New Zealand Accountability Model

Status: 
Archived
Subject: 
K-12 Testing

Conceptions of accountability and the tools used in implementing accountability systems vary across the world. Few nations are as fixated as the U.S. on using standardized tests as the primary tool for both monitoring achievement and controlling the curriculum.

The small nation of New Zealand, with about 500,000 students, provides a contrasting approach toward accountability and improvement. New Zealand schools each have their own governing boards that report directly to the national Ministry of Education. The Ministry determines resources, establishes curriculum and has the authority to intervene in and even close down schools. The Education Review Office (ERO) visits, reviews and publicly reports on schools, and may recommend remedial action to the Ministry.

There is national testing of most students in the final years of schooling: According to Professor Terry Crooks of the University of Otago, the New Zealand Qualifications Authority determines the assessment process for students in school years 11 to 13 who seek national certification of their achievement in various subjects. The certifications are widely used in employment decisions or admission to post-high school education.

In most subjects, testing involves a mix of nationally standardized exams and school-based assessments. The latter are used for course objectives that cannot be assessed well with standardized tests. In mathematics, for example, measurement, parts of geometry and statistical investigation are deemed more suitable for school-based assessment. These assessments are moderated (checked and where necessary adjusted) through regional or national consultation processes. Moderation provides feedback and ensures consistency of standards across the system.

Key sources of system and school accountability information are the Ministry’s national sampling exam, akin to the U.S. National Assessment of Educational Progress (NAEP), and the ERO. “Since 1995, the National Education Monitoring Project (NEMP) has provided detailed national assessments of the knowledge, skills and attitudes of primary and intermediate school students at two levels: year 4 (ages 8-9) and year 8 (ages 12-13),” explains Crooks.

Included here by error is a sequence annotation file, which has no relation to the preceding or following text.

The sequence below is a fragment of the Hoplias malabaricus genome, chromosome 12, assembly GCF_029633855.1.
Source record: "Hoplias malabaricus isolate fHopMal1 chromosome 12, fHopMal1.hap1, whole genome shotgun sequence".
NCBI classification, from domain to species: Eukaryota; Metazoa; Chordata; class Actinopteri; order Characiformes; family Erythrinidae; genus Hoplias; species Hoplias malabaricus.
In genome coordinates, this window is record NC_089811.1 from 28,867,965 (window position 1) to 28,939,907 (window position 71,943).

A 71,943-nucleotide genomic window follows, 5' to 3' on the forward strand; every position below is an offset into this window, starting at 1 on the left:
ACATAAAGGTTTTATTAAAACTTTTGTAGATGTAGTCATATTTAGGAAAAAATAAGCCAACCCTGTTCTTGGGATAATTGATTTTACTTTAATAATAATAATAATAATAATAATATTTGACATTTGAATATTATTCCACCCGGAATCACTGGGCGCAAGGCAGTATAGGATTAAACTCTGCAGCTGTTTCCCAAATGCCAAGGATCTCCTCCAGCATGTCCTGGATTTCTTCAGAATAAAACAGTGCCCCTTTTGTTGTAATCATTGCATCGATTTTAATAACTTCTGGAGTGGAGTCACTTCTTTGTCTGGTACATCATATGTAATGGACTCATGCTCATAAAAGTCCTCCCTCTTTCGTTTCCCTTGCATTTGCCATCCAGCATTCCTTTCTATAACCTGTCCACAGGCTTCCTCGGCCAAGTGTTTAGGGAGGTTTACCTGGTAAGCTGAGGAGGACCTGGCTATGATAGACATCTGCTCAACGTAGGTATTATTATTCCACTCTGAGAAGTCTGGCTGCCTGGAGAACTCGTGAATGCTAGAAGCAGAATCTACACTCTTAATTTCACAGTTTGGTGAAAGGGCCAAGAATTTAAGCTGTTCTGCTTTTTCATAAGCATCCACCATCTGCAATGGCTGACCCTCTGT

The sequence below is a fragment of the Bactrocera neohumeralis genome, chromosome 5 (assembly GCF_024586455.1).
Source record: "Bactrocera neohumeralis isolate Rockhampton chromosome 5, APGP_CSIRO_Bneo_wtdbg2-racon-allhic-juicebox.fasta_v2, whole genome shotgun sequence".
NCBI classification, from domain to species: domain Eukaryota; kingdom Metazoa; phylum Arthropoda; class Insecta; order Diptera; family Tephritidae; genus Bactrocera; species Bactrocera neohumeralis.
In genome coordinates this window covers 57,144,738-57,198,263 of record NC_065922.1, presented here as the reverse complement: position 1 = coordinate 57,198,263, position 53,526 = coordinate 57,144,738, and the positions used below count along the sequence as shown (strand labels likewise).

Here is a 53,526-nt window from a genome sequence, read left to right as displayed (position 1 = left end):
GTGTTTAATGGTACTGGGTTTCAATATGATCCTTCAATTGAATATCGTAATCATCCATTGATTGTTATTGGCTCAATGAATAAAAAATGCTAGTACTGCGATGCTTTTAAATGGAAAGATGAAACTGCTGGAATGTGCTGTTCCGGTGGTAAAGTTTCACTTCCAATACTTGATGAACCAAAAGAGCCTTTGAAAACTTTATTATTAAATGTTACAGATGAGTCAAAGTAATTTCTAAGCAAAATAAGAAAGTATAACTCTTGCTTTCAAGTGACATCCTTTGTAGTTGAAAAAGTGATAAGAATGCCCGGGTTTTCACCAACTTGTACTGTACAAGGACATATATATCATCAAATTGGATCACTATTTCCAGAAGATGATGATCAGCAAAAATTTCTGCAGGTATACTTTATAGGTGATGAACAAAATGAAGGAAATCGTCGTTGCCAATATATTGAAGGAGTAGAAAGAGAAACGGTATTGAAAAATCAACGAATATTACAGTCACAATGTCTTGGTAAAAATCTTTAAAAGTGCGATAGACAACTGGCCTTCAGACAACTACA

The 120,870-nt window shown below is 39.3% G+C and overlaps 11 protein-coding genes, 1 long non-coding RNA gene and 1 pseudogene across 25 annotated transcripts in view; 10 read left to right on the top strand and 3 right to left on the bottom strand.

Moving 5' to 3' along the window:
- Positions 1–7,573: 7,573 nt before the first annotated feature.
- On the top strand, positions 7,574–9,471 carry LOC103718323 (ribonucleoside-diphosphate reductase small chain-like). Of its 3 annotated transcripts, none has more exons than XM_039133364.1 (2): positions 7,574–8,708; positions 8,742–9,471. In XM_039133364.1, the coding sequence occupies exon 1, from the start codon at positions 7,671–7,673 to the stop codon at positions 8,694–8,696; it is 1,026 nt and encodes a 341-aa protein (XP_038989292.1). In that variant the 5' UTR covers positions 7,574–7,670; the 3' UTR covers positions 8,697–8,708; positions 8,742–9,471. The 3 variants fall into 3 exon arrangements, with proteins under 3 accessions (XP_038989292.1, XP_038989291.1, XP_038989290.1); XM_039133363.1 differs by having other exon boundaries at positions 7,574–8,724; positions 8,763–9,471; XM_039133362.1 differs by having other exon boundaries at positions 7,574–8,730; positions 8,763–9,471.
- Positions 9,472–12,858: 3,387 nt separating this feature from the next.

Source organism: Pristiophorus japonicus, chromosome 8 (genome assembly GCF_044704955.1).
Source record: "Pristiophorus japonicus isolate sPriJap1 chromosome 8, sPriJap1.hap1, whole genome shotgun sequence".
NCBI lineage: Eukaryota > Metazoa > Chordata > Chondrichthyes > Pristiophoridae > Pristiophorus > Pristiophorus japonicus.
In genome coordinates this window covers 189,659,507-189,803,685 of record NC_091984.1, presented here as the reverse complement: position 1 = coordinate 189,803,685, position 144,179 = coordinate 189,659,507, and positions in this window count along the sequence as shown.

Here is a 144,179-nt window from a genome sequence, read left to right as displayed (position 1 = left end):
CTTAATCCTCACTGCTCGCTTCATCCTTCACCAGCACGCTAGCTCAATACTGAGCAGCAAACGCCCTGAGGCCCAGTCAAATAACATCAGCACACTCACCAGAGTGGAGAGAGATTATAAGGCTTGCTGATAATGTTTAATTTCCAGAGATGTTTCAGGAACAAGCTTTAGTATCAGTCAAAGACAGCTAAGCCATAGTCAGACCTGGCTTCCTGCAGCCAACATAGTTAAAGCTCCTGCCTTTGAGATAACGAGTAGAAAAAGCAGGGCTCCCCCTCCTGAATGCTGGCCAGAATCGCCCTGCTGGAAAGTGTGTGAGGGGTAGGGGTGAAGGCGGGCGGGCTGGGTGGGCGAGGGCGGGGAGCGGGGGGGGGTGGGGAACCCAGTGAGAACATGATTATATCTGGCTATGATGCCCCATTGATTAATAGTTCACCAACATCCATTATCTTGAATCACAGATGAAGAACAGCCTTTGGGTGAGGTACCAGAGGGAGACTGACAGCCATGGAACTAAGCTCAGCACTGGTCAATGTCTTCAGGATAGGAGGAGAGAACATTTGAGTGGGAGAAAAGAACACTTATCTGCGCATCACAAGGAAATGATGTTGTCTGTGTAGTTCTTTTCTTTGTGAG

NEMP uses sampling of students (as does NAEP) over four-year cycles to assess fifteen different areas of the national curriculum. About sixty percent of the items, many of which are performance tasks, are publicly released. This provides a regular flow of information on student achievement in key areas.

The primary purpose of the ERO is to periodically inspect schools. Crooks reports the current review model focuses on “educational outcomes for students and factors that directly relate to these. Assistance is limited to guidance and suggestions of alternative approaches to consider, provided at the time of review. Most important of all, schools are asked to conduct a self-review and the external review places major emphasis on school targets and priorities, while not neglecting to draw attention to government goals that appear to be receiving too little priority.” In this model, adds Crooks, there is “a sense of negotiation” between school and government, rather than simply Ministry imposition, and the focus is “on quality of teaching and learning programmes.”

A new feature is that each school must set performance targets, focused mainly on student achievement. The goals are to increase performance while closing gaps between the indigenous Maori and the European majority. While schools do use private standardized exams, such tests are not required for reporting achievement. Each school is free to select its own indicators, though the Ministry or ERO may suggest additional measures or require changes.

In an article evaluating the New Zealand system, Crooks questions whether the performance target process will include a reasonable balance of local and national goals and be used to spur self-evaluation, or whether the requirements will so dominate that the system will be seen by educators as a bureaucratic tool, and perhaps as a threat.

Crooks concludes, “There is considerable scope for re-thinking the rationales for and forms of accountability processes to make them more intelligent, so that their ultimate effects are to enhance the quality of education.

A “Some Criteria for Intelligent Accountability Applied to Accountability in New Zealand,” by Terry Crooks, is on the web, here.